Regarding the other councilmembers and the possibility of a petition for a recall election, I can say that we would be hard pressed to find better representation of councilmembers than Perry Cloud, Russell Schneider, and Tim Davis. They are honest, hardworking individuals who were elected by the people of their districts to serve the citizens of Temple and they do so with servants’ hearts. As individuals, we might not always agree on every vote or decision, but as a Council we always try to do what is right for the citizens of Temple. It is the best interest of this community that is always at the forefront of our thoughts, decisions, and votes.

I don’t know Ms. Mari Paul and I don’t know who is hiding behind her encouraging or instructing her to take action against the Temple City Council, but they are welcome to contact me anytime on any subject. If I don’t know the answer, I’ll try to find out. I do that for citizens all the time when they have an issue because I am the Mayor of the great city of Temple, Texas. For those that feel that this issue has been handled poorly, I am sorry. Please know that I have tried to be fair to all concerned and I will continue to do so.

I learned last Friday that I am running unopposed for a full three-year term as Mayor. To me, that says that our citizens believe we are doing a good job for the city or no one else wants to do the work or dedicate the time that it takes to be a member of the Council. I am extremely proud of our community and I am proud of our history, our present and I look forward to our future. We are an exceptional city and we try to face both triumph and disaster with equal dignity.

Danny Dunn
Mayor, City of Temple
March 5, 2014

Schneider offered these remarks:

Important statement from Councilmember Russell T. Schneider:

Russell T. Schneider
City of Temple
Councilmember, District 4

Personal attacks
I take great offense when I am being accused publicly for violating the City Charter. I have always made every effort possible to follow the guides of our City Charter which currently have no provisions disallowing elected public officials from conducting business with the City of Temple. If the citizens of Temple disagree with the Charter and the elected officials that uphold the Charter, I would recommend that they seek the necessary procedures required to change the City’s charter rather than publicly attack those of us that follow its guidelines as presently written.

Removing Mrs. Morales
The current charter states that the City Council may remove other Councilmembers for “cause”. At this time, we do not have all the necessary facts and/or information related to the County Attorney’s investigation. Thus, the Council does not have “cause” for her removal. No decisions regarding Mrs. Morales will be made until the Council is duly aware of the County Attorney’s investigation.

I want the citizens of Temple to know that we are following the guides of the City Charter. I am completely aware that there are a few citizens asking the Council to violate the charter and immediately remove Mrs. Morales from office prior to the determination of the investigation. This would be a direct violation of the City Charter; therefore we will not take any further action.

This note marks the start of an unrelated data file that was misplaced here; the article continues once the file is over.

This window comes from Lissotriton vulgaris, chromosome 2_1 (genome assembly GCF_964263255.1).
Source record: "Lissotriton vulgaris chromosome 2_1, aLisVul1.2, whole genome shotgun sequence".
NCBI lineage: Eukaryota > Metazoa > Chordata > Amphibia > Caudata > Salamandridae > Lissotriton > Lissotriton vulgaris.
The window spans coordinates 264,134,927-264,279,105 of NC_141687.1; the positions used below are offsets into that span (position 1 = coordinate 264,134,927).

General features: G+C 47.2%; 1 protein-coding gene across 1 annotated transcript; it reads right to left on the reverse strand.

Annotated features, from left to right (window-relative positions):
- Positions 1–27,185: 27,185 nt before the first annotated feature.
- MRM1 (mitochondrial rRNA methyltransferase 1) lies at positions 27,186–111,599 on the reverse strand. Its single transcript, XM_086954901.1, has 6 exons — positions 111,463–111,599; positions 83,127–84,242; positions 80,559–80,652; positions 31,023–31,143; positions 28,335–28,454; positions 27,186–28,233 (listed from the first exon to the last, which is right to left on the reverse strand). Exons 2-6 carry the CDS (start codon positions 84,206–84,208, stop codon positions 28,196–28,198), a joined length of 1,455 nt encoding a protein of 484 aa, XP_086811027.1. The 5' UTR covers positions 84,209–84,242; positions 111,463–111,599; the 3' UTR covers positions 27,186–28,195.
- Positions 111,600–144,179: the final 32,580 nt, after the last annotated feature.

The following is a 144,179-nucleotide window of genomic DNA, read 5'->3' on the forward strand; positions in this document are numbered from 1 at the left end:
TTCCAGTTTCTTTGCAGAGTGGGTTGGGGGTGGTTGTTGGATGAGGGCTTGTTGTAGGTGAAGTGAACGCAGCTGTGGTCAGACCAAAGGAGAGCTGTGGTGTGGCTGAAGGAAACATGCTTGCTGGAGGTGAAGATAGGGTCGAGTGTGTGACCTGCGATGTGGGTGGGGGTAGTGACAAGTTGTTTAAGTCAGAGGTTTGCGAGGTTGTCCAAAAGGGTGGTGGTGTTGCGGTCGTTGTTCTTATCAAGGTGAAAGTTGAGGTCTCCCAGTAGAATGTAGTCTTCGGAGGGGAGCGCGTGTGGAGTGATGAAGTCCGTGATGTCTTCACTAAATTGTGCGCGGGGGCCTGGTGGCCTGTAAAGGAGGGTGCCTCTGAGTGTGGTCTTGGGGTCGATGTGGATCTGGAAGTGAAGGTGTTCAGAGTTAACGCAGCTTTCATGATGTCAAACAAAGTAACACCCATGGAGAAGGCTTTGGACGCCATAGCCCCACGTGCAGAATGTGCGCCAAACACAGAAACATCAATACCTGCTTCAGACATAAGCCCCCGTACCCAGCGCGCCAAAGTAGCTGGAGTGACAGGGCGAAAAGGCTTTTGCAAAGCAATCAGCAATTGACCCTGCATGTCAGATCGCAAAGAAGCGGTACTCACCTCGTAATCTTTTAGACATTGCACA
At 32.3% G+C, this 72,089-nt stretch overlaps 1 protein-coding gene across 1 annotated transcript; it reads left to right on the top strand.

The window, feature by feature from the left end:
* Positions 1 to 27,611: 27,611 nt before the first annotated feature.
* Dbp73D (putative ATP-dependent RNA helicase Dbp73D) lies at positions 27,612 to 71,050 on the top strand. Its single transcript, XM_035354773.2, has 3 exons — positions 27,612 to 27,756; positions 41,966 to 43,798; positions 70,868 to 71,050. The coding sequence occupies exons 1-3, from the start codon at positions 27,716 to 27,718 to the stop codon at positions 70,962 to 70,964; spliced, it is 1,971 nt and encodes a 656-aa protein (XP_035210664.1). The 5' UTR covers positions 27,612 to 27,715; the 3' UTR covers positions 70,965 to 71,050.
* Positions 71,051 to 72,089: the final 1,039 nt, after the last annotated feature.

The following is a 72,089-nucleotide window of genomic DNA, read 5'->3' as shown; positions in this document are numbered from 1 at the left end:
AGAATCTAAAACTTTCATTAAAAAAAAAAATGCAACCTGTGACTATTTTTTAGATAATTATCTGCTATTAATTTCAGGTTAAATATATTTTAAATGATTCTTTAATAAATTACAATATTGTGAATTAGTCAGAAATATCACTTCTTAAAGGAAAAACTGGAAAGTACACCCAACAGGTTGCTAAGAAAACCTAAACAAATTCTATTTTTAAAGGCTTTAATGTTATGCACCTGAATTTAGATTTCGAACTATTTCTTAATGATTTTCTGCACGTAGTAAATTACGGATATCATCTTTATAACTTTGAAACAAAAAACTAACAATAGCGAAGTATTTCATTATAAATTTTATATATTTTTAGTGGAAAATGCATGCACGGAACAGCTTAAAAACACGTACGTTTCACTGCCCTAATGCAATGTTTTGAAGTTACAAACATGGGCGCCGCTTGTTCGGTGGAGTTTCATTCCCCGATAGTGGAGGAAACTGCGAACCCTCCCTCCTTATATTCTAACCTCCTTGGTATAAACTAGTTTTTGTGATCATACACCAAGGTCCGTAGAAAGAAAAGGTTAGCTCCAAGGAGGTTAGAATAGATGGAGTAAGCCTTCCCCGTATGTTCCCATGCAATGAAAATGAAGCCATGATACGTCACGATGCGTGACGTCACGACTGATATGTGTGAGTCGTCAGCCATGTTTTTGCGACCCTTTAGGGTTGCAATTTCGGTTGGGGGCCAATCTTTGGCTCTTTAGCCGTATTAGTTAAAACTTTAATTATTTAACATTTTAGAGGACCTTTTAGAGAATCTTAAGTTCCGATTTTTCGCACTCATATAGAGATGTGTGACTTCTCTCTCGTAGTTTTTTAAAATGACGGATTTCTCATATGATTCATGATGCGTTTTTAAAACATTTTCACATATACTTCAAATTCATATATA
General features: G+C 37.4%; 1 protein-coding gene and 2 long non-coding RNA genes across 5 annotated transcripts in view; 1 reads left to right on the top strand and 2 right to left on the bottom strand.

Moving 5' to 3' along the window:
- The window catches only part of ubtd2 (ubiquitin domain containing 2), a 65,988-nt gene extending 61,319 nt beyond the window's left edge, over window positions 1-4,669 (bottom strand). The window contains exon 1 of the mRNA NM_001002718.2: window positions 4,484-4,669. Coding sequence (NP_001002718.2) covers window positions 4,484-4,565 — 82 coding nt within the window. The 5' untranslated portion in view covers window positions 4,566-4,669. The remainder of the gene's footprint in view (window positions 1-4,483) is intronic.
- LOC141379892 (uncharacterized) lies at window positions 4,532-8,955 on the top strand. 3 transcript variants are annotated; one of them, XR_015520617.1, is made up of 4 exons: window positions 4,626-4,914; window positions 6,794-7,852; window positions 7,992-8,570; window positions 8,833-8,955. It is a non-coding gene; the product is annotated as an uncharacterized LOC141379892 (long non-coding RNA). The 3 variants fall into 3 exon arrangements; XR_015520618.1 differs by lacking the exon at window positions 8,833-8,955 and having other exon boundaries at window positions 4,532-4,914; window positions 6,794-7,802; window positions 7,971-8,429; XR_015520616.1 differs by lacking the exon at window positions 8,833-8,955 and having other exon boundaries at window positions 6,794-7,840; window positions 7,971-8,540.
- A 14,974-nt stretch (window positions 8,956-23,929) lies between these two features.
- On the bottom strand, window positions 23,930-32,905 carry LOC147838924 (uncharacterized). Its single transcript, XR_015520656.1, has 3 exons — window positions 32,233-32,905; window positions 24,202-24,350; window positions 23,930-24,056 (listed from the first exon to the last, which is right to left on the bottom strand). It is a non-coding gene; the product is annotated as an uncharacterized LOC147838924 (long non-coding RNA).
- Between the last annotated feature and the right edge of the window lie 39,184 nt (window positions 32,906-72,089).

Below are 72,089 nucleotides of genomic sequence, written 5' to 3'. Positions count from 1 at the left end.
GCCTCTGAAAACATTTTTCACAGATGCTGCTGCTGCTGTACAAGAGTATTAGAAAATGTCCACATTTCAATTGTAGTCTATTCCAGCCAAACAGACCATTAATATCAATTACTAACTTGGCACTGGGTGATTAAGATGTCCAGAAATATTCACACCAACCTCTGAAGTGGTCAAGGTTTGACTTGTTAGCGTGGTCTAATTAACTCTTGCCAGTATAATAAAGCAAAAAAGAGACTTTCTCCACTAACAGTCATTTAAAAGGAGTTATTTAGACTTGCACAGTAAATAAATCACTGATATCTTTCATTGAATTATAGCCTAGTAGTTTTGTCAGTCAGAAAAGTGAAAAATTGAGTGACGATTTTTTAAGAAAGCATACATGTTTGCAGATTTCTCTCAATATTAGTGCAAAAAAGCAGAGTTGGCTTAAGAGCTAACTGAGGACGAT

Prior to signing any petition, I sincerely encourage the citizens to undergo their diligence and read the City Charter as it relates to these issues. It is imperative that everyone understands what they are signing and ask questions regarding the Council’s actions and make their own individual decision as to the facts in these situations.

It is with much respect and honor that I have been chosen to serve the citizens of Temple.

Thank you for your support,

Russell T. Schneider

Schneider’s statement refers to Section 4.15, Rules of the City Council, which states:

The City Council shall determine its own rules of procedure, and shall compel the attendance of its members, and with the concurrence of four (4) members constituting said City Council, may impeach a member, and may remove him from office for good cause. Any Councilmember subject to removal for good cause may request a public hearingof the charges against him prior to removal from office.

While accolades may be more enjoyable to hear, a segment of Temple’s population is attempting to raise hardly inappropriate concerns. As these concerns continue to fall on seemingly deaf ears, the tone and rhetoric may seem to become more harsh, but that’s what happens when people feel ignored.

Government and government officials often want to depict a few vocal detractors as malcontents, extremists, kooks or a host of other similar disparaging terms.

State Rep. Ralph Sheffield undoubtedly knew of his potentially small, but vocal group of critics. This week’s loss of his re-election bid to challenger Molly White by a 53.72 percent to 46.27 percent margin however suggests that he evidently underestimated both the number of discontented voters and the extent of dissatisfaction.

Might this happen again? Time will tell.


Saturday, March 8
8 a.m. to 7 p.m.
Miller Park [map]
1919 N. 1st St., Temple

Sunday, March 9
8 a.m. to 7 p.m.
Lions Park [map]
4320 Lions Park Rd.

See the Bell County Citizens for Integrity Facebook page for updated petition-signing locations.

Lou Ann Anderson is an information activist and the editor of Watchdog Wire – Texas. As also a contributor at Raging Elephants Radio and a policy analyst with Americans for Prosperity – Texas, she writes and speaks on a variety of public policy topics. Lou Ann is the creator and online producer at Estate of Denial®, a website that addresses probate abuse via wills, trusts, guardianships and powers of attorney as well as other taxpayer advocacy issues.